to:NB  ensemble_methods  prediction  regression  statistics 
9 days ago by cshalizi
[1907.12732] Local Inference in Additive Models with Decorrelated Local Linear Estimator
"Additive models, as a natural generalization of linear regression, have played an important role in studying nonlinear relationships. Despite of a rich literature and many recent advances on the topic, the statistical inference problem in additive models is still relatively poorly understood. Motivated by the inference for the exposure effect and other applications, we tackle in this paper the statistical inference problem for f′1(x0) in additive models, where f1 denotes the univariate function of interest and f′1(x0) denotes its first order derivative evaluated at a specific point x0. The main challenge for this local inference problem is the understanding and control of the additional uncertainty due to the need of estimating other components in the additive model as nuisance functions. To address this, we propose a decorrelated local linear estimator, which is particularly useful in reducing the effect of the nuisance function estimation error on the estimation accuracy of f′1(x0). We establish the asymptotic limiting distribution for the proposed estimator and then construct confidence interval and hypothesis testing procedures for f′1(x0). The variance level of the proposed estimator is of the same order as that of the local least squares in nonparametric regression, or equivalently the additive model with one component, while the bias of the proposed estimator is jointly determined by the statistical accuracies in estimating the nuisance functions and the relationship between the variable of interest and the nuisance variables. The method is developed for general additive models and is demonstrated in the high-dimensional sparse setting."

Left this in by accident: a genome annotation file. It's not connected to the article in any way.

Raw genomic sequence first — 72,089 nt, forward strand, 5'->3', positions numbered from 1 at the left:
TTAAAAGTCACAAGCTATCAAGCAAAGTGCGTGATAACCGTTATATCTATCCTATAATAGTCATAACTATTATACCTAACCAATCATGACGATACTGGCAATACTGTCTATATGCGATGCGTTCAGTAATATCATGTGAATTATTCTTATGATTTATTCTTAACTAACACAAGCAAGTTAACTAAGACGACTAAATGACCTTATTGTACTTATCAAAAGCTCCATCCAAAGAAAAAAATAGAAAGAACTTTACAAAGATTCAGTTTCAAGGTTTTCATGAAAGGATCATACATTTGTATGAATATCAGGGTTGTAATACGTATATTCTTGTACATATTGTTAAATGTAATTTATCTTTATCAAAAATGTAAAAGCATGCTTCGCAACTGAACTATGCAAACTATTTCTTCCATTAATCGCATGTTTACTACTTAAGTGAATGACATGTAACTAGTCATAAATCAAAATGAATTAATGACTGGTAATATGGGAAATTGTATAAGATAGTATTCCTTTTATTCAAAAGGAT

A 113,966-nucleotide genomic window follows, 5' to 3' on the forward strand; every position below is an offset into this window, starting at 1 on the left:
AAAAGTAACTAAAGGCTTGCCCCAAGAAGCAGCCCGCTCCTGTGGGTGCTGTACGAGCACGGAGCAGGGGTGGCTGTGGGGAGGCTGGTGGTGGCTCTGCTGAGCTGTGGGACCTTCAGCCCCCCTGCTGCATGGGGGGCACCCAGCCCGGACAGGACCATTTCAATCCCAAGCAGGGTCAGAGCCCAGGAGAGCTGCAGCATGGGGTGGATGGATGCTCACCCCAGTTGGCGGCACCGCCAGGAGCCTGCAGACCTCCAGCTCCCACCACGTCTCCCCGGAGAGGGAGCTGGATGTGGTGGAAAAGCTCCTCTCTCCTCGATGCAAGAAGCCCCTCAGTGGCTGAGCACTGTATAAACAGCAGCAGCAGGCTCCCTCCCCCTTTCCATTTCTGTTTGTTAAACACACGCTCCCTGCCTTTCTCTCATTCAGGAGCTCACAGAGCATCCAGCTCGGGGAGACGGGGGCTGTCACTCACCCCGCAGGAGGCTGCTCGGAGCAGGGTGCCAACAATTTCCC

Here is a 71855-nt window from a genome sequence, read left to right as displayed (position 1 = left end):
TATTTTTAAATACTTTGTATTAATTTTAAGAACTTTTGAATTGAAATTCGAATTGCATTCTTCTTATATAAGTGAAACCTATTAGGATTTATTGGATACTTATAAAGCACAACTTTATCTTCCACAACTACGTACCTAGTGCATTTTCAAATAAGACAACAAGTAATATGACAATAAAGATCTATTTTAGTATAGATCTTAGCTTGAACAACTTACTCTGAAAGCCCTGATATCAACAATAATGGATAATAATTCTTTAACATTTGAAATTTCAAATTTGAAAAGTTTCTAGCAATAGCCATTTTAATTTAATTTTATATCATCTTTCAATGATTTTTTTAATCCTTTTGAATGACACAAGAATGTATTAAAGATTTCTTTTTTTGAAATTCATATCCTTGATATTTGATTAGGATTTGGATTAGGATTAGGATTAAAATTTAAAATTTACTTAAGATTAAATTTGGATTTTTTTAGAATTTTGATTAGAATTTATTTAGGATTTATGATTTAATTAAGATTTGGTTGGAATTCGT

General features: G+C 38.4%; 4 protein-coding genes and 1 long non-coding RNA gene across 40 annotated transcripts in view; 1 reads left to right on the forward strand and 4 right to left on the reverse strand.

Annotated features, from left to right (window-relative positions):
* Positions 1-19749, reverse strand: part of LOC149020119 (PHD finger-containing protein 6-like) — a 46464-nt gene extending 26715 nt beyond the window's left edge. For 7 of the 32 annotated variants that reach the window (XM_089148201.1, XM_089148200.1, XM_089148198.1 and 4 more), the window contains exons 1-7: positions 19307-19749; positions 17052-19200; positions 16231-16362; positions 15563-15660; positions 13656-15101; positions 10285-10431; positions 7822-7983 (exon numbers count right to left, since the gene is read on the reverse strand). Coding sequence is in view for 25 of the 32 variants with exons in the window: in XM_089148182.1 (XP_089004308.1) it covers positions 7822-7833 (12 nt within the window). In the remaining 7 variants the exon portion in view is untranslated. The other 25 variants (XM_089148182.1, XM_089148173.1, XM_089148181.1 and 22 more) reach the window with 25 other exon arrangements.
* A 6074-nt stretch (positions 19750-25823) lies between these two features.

to:NB  additive_models  regression  statistics 
10 days ago by cshalizi
The standard errors of persistence | VOX, CEPR Policy Portal
Statistics is about extracting structure from data. The difficulty with spatial noise patterns, as the coloured simulations in Figure 1 illustrate, is that they contain a lot of apparent order, like faces in clouds. This structure makes it perilously easy to unearth spurious patterns and mistake them for convincing evidence of deep historical processes.
regression  statistics  history  economichistory  geography  reproducibilitycrisis  badstatistics 
10 days ago by yorksranter
Tan , Zhang : Doubly penalized estimation in additive regression with high-dimensional data